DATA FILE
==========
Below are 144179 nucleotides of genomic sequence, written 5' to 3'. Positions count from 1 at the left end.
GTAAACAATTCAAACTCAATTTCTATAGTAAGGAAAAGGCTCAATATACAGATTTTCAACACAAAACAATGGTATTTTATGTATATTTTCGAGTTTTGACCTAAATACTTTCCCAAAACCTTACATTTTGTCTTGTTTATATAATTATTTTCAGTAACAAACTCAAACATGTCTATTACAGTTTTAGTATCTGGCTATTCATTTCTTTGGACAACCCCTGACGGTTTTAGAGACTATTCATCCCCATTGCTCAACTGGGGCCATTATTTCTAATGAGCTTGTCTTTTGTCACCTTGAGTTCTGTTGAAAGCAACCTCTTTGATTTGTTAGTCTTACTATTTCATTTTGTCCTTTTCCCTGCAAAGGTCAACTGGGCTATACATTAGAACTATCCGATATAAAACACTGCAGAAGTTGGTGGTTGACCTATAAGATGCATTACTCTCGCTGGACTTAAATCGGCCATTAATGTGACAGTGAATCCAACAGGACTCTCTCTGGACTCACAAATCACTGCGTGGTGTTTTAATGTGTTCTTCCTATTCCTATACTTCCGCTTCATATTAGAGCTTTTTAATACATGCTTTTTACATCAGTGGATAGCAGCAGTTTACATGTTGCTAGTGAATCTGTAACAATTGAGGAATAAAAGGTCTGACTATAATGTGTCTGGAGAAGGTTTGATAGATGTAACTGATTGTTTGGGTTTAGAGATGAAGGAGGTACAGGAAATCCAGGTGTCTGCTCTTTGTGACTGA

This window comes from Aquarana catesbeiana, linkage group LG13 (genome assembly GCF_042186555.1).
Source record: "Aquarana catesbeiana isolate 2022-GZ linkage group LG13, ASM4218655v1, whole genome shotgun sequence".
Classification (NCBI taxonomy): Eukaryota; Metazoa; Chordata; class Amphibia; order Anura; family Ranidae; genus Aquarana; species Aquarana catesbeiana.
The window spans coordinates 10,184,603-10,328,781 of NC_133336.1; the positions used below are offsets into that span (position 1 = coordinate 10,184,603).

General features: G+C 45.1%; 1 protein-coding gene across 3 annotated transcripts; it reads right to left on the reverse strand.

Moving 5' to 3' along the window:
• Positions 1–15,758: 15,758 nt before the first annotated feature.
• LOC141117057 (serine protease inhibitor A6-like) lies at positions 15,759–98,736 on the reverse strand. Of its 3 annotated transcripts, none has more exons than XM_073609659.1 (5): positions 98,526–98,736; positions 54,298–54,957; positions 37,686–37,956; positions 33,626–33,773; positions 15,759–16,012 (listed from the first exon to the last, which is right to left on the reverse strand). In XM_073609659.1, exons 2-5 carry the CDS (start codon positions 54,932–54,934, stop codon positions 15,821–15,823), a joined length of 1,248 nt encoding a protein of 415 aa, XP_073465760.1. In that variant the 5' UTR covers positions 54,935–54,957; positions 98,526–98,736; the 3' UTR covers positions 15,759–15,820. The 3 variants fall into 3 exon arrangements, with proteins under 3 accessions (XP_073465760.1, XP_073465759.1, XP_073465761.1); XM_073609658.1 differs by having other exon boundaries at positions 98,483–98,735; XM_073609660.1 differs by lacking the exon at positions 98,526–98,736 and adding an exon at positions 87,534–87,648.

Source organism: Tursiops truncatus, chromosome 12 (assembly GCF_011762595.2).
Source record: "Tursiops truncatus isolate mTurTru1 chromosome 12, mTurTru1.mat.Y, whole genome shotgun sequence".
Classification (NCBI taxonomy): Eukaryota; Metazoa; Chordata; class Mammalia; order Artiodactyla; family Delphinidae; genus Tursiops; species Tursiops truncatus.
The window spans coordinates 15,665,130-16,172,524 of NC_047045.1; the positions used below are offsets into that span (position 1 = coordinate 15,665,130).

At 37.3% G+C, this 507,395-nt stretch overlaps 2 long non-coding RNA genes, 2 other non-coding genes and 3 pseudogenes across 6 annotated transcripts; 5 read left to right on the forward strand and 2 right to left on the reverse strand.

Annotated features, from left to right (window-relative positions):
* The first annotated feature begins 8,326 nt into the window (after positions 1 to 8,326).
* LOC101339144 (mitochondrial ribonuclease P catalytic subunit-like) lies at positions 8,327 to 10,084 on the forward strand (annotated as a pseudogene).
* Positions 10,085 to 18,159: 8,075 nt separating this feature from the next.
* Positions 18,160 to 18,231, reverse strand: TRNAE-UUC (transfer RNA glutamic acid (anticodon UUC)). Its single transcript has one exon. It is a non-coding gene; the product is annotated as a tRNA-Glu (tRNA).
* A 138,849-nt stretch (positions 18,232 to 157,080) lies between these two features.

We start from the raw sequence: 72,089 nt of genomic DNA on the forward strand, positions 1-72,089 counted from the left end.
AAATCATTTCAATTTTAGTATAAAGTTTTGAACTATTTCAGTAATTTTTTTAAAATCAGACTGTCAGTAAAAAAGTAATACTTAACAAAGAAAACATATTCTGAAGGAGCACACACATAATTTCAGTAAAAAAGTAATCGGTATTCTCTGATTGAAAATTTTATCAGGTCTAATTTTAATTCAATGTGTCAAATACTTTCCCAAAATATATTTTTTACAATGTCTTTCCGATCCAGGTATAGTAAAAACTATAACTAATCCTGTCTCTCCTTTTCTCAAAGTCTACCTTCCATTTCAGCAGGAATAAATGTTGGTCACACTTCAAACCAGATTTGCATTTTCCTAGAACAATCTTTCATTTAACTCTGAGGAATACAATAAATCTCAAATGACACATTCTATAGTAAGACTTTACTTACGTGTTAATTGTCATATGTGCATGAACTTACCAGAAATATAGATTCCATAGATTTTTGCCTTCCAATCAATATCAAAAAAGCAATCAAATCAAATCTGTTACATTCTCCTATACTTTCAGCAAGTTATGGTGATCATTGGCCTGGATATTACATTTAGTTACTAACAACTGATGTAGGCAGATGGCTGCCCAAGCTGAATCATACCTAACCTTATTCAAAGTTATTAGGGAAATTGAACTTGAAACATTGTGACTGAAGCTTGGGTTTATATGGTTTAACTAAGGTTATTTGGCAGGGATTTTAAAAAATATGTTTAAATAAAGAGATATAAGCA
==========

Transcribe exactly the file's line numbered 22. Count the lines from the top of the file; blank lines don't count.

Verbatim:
We start from the raw sequence: 72,089 nt of genomic DNA on the forward strand, positions 1-72,089 counted from the left end.